Nothing, he says, “shall be able to separate us from the love of God which is in Christ Jesus our Lord”. This is God’s victory for us, for in Rom. 8:31 and 33, the apostle writes that “If God be for us who can be against us? … Who shall lay anything to the charge of God’s elect. It is God that justifieth.”


Eph. 4:7-12 hugely expands the picture:


“But unto every one of us is given grace according to the measure of the gift of Christ. Wherefore He saith, when He ascended up on high, He led captivity captive and gave gifts unto men.


“(Now that He ascended, what is it but that He also descended first into the lower parts of the earth? He that descended is the same also that ascended up far above all heaven that He might fill all things.)


“And He gave some, apostles; and some, prophets; and some, evangelists; and some pastors and teachers for the perfecting of the saints for the work of the ministry, for the edifying of the Body of Christ.”





Already a victor, the man Christ Jesus is now made a giver of gifts and the most important gift He has to give to every saved believer is, of course, grace. In some circles the importance of the grace given in verse seven is overlooked in the rush to find if one has been given one of the “important” ascension gift ministries, apostle, prophet, teacher or pastor. But actually grace is what you need to be everything God purposed you to be.


Grace is the greatest gift of all. By it we are freely saved, freely forgiven, fully justified and given both Christ’s righteousness and an inheritance with Him and the Father in glory. As Paul writes in 2 Cor. 9:15: “Thanks be to God for his unspeakable gift.”


Also unrecognised by many is the importance of the past tense of the verb “gave” in verse 8. Yes, in time past the Lord gave apostles and prophets as ascension gift ministries that in the current dispensation of grace, but He is not doing so now.  Yes, Peter and Paul were apostles and Agabus a prophet, for example. But with the closing of the transitional Acts period we see the emergence of only one apostle appointed for the duration of the current dispensation of grace. He is Paul, the apostle to the Gentiles (Rom. 11:13).


As to prophets, their ministry also ceased at the end of Acts, God having halted the programme of prophecy (concerned as it is with the favoured nation and the setting up of Christ’s kingdom on earth) when He set Israel aside (Rom. 11:15).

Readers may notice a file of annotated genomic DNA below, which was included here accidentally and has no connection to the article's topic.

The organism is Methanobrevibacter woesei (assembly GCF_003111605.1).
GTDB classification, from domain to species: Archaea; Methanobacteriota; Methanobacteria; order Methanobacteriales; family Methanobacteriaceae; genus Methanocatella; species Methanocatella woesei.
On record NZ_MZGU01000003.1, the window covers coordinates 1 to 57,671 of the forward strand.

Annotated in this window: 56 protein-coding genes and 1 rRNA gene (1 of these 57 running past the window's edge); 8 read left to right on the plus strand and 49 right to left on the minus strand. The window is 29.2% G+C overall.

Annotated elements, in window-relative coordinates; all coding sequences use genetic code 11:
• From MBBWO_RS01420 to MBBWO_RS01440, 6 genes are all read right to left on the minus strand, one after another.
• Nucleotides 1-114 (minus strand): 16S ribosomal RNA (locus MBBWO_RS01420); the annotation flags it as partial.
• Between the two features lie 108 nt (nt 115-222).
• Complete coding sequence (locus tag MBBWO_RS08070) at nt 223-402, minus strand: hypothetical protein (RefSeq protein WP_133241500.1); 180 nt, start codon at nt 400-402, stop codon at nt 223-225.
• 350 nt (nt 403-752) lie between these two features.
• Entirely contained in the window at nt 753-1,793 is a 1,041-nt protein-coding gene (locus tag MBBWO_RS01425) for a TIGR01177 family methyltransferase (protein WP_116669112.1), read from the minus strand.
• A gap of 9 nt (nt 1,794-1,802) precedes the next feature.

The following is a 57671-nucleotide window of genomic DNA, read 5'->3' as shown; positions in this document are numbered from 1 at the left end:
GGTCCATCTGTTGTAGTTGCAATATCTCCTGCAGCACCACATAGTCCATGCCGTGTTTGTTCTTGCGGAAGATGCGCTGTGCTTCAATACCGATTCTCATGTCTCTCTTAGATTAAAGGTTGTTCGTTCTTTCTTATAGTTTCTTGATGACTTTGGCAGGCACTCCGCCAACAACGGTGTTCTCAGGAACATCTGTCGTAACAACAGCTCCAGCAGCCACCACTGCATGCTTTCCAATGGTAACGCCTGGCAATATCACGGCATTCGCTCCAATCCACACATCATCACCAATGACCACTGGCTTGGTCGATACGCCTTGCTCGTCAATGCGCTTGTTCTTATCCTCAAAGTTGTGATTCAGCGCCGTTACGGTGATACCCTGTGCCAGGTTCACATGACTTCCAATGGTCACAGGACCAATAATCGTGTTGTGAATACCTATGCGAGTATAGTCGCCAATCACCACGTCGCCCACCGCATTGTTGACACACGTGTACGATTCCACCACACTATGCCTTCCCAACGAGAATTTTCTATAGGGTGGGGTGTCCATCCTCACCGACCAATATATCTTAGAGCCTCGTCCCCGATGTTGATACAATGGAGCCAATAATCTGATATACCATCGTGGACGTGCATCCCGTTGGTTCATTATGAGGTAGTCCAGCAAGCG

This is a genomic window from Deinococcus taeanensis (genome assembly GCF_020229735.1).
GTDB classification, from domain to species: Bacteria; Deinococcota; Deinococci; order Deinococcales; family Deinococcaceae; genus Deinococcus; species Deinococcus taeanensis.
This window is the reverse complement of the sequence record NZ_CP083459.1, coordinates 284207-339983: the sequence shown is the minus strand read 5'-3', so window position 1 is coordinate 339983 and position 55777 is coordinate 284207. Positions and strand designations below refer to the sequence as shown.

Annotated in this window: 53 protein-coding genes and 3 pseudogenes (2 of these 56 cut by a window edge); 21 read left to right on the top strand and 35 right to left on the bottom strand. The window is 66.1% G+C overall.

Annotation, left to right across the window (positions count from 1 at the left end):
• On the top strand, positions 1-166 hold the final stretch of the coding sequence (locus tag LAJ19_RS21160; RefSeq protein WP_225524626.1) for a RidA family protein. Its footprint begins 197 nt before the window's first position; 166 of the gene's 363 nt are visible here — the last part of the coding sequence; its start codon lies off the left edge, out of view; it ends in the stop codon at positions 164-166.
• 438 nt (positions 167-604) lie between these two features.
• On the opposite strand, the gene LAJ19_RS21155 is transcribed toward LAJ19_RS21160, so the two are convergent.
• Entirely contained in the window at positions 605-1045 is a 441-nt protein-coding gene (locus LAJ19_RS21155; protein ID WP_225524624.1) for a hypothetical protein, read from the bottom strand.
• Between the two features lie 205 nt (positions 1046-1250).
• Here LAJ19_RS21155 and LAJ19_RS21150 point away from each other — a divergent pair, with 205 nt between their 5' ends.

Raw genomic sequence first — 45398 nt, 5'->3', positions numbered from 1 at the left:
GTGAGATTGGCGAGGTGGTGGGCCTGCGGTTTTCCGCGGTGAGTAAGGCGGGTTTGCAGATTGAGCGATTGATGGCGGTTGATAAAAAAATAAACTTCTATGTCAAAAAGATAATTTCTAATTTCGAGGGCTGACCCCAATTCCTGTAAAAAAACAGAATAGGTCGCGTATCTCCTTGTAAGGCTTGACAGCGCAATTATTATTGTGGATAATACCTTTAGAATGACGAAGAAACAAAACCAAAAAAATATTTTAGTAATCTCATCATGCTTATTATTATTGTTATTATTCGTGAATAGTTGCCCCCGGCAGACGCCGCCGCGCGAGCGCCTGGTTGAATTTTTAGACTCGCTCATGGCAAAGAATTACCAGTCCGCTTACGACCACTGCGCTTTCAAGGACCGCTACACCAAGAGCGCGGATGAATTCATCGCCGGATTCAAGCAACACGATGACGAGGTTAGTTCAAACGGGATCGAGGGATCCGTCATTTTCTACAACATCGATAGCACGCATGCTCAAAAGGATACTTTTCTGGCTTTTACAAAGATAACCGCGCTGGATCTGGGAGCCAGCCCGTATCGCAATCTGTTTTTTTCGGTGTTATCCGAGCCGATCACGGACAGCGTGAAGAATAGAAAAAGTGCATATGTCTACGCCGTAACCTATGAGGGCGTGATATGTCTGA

Instead today it is the programme of the Mystery (Eph. 3:1-3) which brings the grace of God to all men who will receive it. Thus we are left today with ministries of the evangelist, pastor and teacher, the teaching of the one apostle of grace to all men, Paul, have been in written in scripture for our learning.


That said, it is vital to grasp is main purpose of the Lord’s ascension - that “He might fill all things” (Eph. 4:10). In the light of that the ascension gift ministries are only a means to an end. Evangelists, pastors and teachers are only raised to perfect the saints for the work of the ministry. It is the saints as a whole who build the Body of Christ. The aim is to bring every believer into “unity of the faith and of the knowledge of the Son of God” (Eph. 4:13).


Only then will the Body of Christ achieve its goal of becoming “a perfect man”. Only then will final outcome of the Lord’s ascension be seen, when He as the ascended Christ, the Gentile Jesus, fills the church which is his body to the fullest extent.





Granted this is a lofty position that we can occupy by faith, but then it is by grace through faith, that we are saved in the first place. So for us, this is not a bridge too far. And when we do take God at his word and simply believe that He has made sit together up there in Christ the change it works in us is stupendous.